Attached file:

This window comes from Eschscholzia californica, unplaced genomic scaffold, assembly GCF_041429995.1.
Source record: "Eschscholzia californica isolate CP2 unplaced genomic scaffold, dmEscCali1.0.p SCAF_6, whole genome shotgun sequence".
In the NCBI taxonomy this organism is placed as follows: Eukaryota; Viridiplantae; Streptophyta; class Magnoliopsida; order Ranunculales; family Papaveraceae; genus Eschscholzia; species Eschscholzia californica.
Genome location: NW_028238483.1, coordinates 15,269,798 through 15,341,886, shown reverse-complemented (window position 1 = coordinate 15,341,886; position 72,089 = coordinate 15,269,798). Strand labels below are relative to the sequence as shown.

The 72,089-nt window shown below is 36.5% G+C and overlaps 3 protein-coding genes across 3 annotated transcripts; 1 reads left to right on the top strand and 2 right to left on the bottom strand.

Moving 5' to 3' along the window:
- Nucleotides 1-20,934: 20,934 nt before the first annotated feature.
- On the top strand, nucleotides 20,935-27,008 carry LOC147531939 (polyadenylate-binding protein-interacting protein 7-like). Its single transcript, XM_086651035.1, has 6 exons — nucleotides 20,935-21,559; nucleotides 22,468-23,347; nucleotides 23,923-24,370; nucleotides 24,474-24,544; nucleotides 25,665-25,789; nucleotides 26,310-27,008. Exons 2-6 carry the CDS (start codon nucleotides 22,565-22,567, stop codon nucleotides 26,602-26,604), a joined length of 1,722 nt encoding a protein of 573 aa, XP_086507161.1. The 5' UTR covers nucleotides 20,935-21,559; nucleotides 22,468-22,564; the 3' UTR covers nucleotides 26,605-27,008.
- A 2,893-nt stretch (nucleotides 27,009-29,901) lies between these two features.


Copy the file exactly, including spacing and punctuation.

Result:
This window comes from Eschscholzia californica, unplaced genomic scaffold, assembly GCF_041429995.1.
Source record: "Eschscholzia californica isolate CP2 unplaced genomic scaffold, dmEscCali1.0.p SCAF_6, whole genome shotgun sequence".
In the NCBI taxonomy this organism is placed as follows: Eukaryota; Viridiplantae; Streptophyta; class Magnoliopsida; order Ranunculales; family Papaveraceae; genus Eschscholzia; species Eschscholzia californica.
Genome location: NW_028238483.1, coordinates 15,269,798 through 15,341,886, shown reverse-complemented (window position 1 = coordinate 15,341,886; position 72,089 = coordinate 15,269,798). Strand labels below are relative to the sequence as shown.

The 72,089-nt window shown below is 36.5% G+C and overlaps 3 protein-coding genes across 3 annotated transcripts; 1 reads left to right on the top strand and 2 right to left on the bottom strand.

Moving 5' to 3' along the window:
- Nucleotides 1-20,934: 20,934 nt before the first annotated feature.
- On the top strand, nucleotides 20,935-27,008 carry LOC147531939 (polyadenylate-binding protein-interacting protein 7-like). Its single transcript, XM_086651035.1, has 6 exons — nucleotides 20,935-21,559; nucleotides 22,468-23,347; nucleotides 23,923-24,370; nucleotides 24,474-24,544; nucleotides 25,665-25,789; nucleotides 26,310-27,008. Exons 2-6 carry the CDS (start codon nucleotides 22,565-22,567, stop codon nucleotides 26,602-26,604), a joined length of 1,722 nt encoding a protein of 573 aa, XP_086507161.1. The 5' UTR covers nucleotides 20,935-21,559; nucleotides 22,468-22,564; the 3' UTR covers nucleotides 26,605-27,008.
- A 2,893-nt stretch (nucleotides 27,009-29,901) lies between these two features.